1. Welcome to PlowSite. Notice a fresh look and new features? It’s now easier to share photos and videos, find popular topics fast, and enjoy expanded user profiles. If you have any questions, click HELP at the top or bottom of any page, or send an email to help@plowsite.com. We welcome your feedback.

    Dismiss Notice

Update from the past POST on plow not raising

Discussion in 'Meyer / Diamond Products Discussion' started by DAZ982500, Dec 27, 2005.

  1. DAZ982500

    DAZ982500 Senior Member
    Messages: 142

    Thanks for your ideas.Turns out the plow angles and moves up and down at this time.The shop states that,as Mick points out , ice may have formed on shaft with extreme cold.My question is I have some minor rust that has formed on the shaft that raises/lowers plow.I am thinking that the pitting from this may form some ice on it what can I do about this.Or, maybe there is water leaking around this shaft and forming ice.Its warm now but if it becomes cold again I want this to work and want to resolve this.Shops suggestion is to buy new plow next season which I will do but I can't this year.I have'nt generated enough money this season to do this and I do not know if or how much more snow we will get.Dave
  2. seawood

    seawood Junior Member
    Messages: 4

    Dont remember who suggusted it but I put about 4oz of gas dry in mine Its a little slower when it cold but that has stoped the frezzing
  3. lawnmedic

    lawnmedic Senior Member
    Messages: 703

    Flush the entire system with naptha, then refill with Meyer approved fluid....
    Flushing procedures can be found in the Meyer manual, Can be down loaded from the Meyer web site. Link at top of the page...
  4. rembrandt100

    rembrandt100 Member
    Messages: 43

    At the very least you should drain the fluids in the system. First thing to do after that is determin if there was water in the fluid by comparing the color of the fluid to the original fluid. If you find that there is water in the sys you need to find out how it got there. There are only a few ways this can happen. Were the fill caps and the drain cap tight? You will know that when you remove them to drain the sys. Check the seal at the top of the pump. Only other way is thru the rams or the lifting piston. You did say that there was some rust on the lifting piston. If they are pitted at the rust points they could transfer snow or water droplets into the sys each time they are used. Think of it as adding a drop of water into the sys each time you raise and lower the blade. Just a thought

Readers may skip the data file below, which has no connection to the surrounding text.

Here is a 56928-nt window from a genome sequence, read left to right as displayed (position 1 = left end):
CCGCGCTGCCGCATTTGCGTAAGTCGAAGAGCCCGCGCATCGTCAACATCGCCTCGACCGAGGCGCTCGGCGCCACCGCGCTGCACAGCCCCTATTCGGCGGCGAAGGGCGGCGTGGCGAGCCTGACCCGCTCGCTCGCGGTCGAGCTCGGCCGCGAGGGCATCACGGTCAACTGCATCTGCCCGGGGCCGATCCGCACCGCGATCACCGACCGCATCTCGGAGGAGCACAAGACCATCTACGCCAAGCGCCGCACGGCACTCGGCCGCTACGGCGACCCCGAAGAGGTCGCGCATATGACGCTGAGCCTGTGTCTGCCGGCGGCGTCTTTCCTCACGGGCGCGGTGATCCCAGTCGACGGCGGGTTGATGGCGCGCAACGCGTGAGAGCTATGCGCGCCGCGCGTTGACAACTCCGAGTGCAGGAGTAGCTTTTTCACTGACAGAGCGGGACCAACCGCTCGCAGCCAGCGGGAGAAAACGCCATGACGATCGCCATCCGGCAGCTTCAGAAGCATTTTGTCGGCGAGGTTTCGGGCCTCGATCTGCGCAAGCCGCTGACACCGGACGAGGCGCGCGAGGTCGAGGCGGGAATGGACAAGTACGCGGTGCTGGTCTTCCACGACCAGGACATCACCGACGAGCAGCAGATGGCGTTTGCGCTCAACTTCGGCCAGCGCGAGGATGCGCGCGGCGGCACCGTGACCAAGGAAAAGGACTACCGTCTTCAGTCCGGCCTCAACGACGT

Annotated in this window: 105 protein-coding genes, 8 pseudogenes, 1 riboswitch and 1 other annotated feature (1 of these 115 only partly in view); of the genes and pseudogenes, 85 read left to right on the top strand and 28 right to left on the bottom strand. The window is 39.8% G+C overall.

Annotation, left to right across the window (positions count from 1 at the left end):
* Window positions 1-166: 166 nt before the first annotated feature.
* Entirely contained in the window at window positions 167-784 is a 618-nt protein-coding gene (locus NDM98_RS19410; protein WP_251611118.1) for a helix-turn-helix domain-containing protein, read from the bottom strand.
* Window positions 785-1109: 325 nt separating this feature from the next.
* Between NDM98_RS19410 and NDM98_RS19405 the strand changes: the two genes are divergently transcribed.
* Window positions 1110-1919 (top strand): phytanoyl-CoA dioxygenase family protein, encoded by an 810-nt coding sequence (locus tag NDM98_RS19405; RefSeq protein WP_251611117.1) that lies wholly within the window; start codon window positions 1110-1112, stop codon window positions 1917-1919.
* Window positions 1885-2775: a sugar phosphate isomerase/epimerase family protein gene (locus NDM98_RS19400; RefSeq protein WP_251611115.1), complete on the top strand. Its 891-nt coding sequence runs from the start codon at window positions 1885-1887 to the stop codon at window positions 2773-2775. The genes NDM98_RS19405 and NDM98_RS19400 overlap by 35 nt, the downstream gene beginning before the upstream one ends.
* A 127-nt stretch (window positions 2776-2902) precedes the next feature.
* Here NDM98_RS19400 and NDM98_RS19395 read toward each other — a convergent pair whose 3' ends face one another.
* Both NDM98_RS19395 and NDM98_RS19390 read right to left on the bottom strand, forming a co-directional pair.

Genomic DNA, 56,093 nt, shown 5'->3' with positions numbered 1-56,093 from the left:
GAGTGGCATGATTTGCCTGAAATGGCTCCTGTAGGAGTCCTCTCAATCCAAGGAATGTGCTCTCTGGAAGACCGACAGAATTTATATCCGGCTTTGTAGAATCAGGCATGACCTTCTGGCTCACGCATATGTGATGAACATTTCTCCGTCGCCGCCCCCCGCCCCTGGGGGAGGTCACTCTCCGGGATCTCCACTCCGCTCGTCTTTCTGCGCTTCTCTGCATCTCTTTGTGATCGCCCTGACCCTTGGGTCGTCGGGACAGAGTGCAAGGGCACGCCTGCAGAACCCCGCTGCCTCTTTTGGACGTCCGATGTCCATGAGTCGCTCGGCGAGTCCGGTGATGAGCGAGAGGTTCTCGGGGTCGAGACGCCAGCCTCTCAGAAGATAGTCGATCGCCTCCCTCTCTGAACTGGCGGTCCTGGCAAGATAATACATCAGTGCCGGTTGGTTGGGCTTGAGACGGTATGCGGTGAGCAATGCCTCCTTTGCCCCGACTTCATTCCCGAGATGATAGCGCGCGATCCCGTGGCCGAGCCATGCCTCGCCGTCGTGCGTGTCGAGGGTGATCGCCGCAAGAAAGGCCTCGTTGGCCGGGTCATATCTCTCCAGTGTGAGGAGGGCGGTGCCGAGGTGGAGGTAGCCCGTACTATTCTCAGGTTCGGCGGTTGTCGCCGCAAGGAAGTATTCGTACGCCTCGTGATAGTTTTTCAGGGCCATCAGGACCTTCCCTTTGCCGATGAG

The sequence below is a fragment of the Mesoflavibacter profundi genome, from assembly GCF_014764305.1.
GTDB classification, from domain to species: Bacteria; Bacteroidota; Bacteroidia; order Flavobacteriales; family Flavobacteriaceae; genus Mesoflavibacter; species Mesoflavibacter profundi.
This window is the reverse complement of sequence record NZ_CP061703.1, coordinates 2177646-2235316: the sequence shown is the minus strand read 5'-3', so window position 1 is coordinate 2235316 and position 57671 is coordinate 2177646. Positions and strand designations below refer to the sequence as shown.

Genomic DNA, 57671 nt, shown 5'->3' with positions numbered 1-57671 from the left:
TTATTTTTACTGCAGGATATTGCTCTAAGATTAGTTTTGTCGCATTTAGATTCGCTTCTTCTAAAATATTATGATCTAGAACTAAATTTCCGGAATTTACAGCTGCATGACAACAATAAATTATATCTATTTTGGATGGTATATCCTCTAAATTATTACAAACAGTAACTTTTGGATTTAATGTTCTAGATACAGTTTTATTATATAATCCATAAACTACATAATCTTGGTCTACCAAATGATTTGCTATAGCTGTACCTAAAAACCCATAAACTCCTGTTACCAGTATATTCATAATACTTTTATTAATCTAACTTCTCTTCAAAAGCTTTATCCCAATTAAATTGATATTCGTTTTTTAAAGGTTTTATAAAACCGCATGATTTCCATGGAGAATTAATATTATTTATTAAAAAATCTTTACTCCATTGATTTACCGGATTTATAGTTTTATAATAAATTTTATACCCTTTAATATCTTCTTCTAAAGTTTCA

Last edited: Dec 28, 2005
  5. muncybob

    muncybob Junior Member
    from Pa
    Messages: 12

    I was told by a repair shop that you can also get water in the system by condensation happening in the heat of the summer????
  6. rembrandt100

    rembrandt100 Member
    Messages: 43

    Bob, your right that is one of the easiest ways to get water in the sys.

    But if you do proper maintainance on thier equipment so, that it is dependable, the sys should have been drained and refilled at least a week before the season started. If you do it yourself total cost is less than $5. The plow shops in my area charge an average of $75. to change the fluids and a once over of the working parts.

    I guess that it all comes down to deciding if you are willing to gamble less than $100. against you having a frozen plow at 3 AM with 2 inches on the ground and 2 more on the way.


    BTW why are you buying a new plow if that is not what you want to do. The unit you have should have the rusted piston replaced and as far as I know Meyer parts are readily available. The pump on my truck now I got when I bought a used 86 f 250 in 89. It was then mounted on a 96 f 150 I bought in 99. It now is on a 99 GMC sierra and still working.

  7. bnewell

    bnewell Banned
    from Ohio
    Messages: 91

    I agree with Dave, no need to buy a new plow just because of a pitted piston rod. Depending on your pump model, these parts are readily available and kept in stock by most dealers.

    When flushing the system and changing the oil, don't forget the oil in the reversing cylinders (this is often over looked).

    Not sure what the shops around you charge, but it typically takes us about a 1/2 hour @ $55.00 per hour to change the oil in a system including the reversing cylinders + about 2 quarts of oil.

    Another good idea is to have the pump torn down and cleaned by your local shop. It is amazing what kind of mud, sludge, etc. you will find inside these pumps after several seasons of use. This typically will take about 1-1/2 hours labor + the price of the seal kit and oil.

  8. MickiRig1

    MickiRig1 PlowSite Veteran
    Messages: 3,617

    If the rod's pitted that bad see if you can get a new one. Every time the plow is moved a little bit of water is injected into the system in the pits of the rod. Think about how many times an hour while plowing this could happen.
    If stuff can leak out, stuff can get in.I run the Meyer antifreeze fluid and have never had a problem. It does not get real frigid here so maybe I have lucked out so far.